No two colors can be the same

The other arc comes from the fact that each house must also have one of the colors. In other words, if we consider the colors alone, one of values must be 1, another must be 2, etc. For example, consider the following state:

Red3, 4, 5
Green4, 5
Ivory3, 4
Yellow1, 3, 4, 5

The value 1 appears in only yellow's domain. Since house 1 must have a color and each house has a different color, house 1 must be yellow.

Based on this, there must be an arc that:

  1. Checks the other (red, green, ivory and blue) domains if there is a value that only yellow has.
  2. If there is, remove the other values from yellow's domain.

Running the algorithm

The algorithm starts by adding all the arcs to the queue. It will then go through each arc in the queue and:

  1. Check the values from the "left hand" domain for consistency. A value is consistent if it can satisfy the relationship. Values that can't are removed from the domain.
  2. If any values were removed, any arcs that depend on the left hand variable are added back to the queue (if they aren't already in the queue). An arc depends on a variable if the variable appears on the "right hand side" of the relationship. For example, for the arc green = ivory + 1, green depends on ivory.

The process repeats until the queue is empty.

For example, consider the arcs for the rule coffee is drunk in the green house. The arcs are coffee = green and green = coffee. If both their domains were [1, 2, 3, 4, 5] like at the very beginning, for coffee = green, it would go through coffee's domain and check if it is also in green's domain. Similarly, it will check if each value in green's domain is in coffee's domain when it processes green = coffee. Since both have the exact same values, neither arc removes any values.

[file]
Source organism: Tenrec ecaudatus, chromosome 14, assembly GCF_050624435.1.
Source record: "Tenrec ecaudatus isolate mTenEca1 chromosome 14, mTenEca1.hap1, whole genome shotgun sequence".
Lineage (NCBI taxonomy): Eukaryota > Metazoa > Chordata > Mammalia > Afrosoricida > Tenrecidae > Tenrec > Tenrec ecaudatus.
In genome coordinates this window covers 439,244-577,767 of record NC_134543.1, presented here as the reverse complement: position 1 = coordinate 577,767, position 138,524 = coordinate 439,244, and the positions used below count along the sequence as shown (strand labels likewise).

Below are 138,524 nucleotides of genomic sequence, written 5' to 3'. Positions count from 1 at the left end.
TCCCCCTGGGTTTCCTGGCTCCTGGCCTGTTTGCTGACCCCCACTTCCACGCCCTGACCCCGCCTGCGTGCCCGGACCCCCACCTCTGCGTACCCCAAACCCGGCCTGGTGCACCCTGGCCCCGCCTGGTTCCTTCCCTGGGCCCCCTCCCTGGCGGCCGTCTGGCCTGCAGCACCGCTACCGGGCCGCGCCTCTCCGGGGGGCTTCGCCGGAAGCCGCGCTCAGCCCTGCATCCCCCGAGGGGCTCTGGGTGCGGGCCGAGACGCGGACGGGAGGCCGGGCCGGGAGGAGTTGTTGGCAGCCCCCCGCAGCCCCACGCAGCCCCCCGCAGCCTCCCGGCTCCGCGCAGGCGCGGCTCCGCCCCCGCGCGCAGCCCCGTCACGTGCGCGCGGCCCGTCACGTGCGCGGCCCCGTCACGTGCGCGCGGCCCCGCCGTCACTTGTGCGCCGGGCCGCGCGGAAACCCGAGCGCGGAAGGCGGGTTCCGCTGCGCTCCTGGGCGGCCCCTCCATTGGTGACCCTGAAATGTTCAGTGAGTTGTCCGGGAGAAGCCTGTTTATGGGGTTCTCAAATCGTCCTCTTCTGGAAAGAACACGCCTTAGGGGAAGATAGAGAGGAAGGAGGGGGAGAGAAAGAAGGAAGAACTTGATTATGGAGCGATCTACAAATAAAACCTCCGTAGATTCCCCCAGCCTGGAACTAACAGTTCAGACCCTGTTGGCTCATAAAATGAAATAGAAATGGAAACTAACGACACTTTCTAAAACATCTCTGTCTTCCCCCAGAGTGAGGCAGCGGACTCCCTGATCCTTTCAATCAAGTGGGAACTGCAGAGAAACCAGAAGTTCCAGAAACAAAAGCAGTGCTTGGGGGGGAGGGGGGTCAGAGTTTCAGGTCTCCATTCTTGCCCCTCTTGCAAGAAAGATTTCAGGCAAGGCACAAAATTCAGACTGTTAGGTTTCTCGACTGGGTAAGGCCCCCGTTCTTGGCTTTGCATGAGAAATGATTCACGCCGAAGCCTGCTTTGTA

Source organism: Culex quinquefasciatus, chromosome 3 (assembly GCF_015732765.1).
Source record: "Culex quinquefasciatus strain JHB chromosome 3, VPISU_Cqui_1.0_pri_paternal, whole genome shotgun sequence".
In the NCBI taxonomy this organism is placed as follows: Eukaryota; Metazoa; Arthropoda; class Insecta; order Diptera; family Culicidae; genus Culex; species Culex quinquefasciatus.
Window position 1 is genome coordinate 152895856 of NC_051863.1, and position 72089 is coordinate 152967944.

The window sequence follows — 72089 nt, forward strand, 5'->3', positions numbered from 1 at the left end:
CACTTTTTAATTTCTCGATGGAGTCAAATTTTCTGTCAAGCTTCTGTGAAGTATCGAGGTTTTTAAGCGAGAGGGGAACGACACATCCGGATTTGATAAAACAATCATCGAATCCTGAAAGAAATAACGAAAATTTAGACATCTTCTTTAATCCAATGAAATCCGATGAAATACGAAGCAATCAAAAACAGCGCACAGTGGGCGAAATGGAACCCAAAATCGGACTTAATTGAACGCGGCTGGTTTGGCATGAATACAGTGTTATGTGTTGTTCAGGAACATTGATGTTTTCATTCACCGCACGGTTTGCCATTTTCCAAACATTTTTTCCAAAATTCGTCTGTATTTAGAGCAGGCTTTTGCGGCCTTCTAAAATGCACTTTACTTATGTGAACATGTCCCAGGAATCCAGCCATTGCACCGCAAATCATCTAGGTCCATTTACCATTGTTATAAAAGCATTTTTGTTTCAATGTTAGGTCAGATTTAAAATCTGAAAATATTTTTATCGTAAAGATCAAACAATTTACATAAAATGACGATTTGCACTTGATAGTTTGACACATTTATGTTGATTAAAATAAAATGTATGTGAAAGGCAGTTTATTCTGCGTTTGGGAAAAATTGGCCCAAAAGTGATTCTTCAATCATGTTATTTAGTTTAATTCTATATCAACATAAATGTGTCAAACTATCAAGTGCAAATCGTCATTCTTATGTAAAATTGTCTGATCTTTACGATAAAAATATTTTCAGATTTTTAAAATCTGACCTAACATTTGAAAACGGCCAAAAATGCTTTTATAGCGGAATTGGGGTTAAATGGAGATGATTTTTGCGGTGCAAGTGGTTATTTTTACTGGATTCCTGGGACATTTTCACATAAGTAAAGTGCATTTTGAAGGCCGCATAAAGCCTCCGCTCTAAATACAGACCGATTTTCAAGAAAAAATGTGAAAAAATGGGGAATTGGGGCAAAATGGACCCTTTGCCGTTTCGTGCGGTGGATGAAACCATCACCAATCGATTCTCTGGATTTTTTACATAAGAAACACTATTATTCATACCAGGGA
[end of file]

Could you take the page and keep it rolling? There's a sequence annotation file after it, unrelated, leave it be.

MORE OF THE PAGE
The process continues processing arcs from the queue. Eventually, it encounters green = ivory + 1 from the green house is immediately to the right of the ivory house. If both of their domains are still [1, 2, 3, 4, 5], it will remove 1 from green's domain because the only way for the relationship to hold is if ivory = 0 but ivory's domain doesn't have 0. Since a value has been removed from green's domain, it ensure that any arcs (for example, coffee = green) where green appear is on the right side is added to the queue.

Eventually, it will re-run the coffee = green arc. This time green's domain is [2, 3, 4, 5], so it will remove 1 from coffee's domain and enqueue the arcs where coffee is on the right.

This example is also illustrated below:

Process for removing inconsistent values

The process keeps running until there is nothing left in the queue.

Implementing this in Java

The following snippet shows how I implement this in Java for 48in24:

enum Variable {

static class Arc {
  Arc(Variable leftVariable, Collection<Variable> rightVariables, Checker checker) {

  boolean check(Map<Variable, Collection<Integer>> possibilities) {
    Collection<Integer> leftDomain = possibilities.get(leftVariable);
    Collection<Integer> combinedRight =
        .flatMap(v -> possibilities.get(v).stream())
    return checker.check(leftDomain, combinedRight);

interface Checker {
  boolean check(Collection<Integer> leftDomain, Collection<Integer> rightDomains);

List<Arc> arcs =
  new ArrayList<>(
      // 2. The Englishman lives in the red house.
      sameHouse(Variable.ENGLISHMAN, Variable.RED),
      sameHouse(Variable.RED, Variable.ENGLISHMAN),

      // 3. The Spaniard owns the dog.
      sameHouse(Variable.SPANIARD, Variable.DOG),
      sameHouse(Variable.DOG, Variable.SPANIARD),

static Arc sameHouse(Variable leftVariable, Variable rightVariable) {
  return new Arc(
      (leftDomain, rightDomain) -> leftDomain.retainAll(rightDomain));
Map<Variable, Collection<Integer>> possibleValues = new HashMap<>();
for (Variable variable : Variable.values()) {
  possibleValues.put(variable, new HashSet<>(List.of(1, 2, 3, 4, 5)));

ArrayDeque<Arc> workQueue = new ArrayDeque<>(arcs);
while (!workQueue.isEmpty()) {
  Arc arc = workQueue.poll();
  if (arc.check(possibleValues)) {
    if (domainByVariable.get(arc.leftVariable).isEmpty()) {
      throw new IllegalStateException("A domain is empty!");

    // If a change was made, ensure that any arcs that are interested in the changed domain are
    // enqueued. Keep in mind, the arc may also still be coming up in the queue.
    List<Arc> toEnqueue = arcInterests.getOrDefault(arc.leftVariable, Collections.emptyList());
      for (Arc requiredArc : toEnqueue) {
        if (!workQueue.contains(requiredArc)) {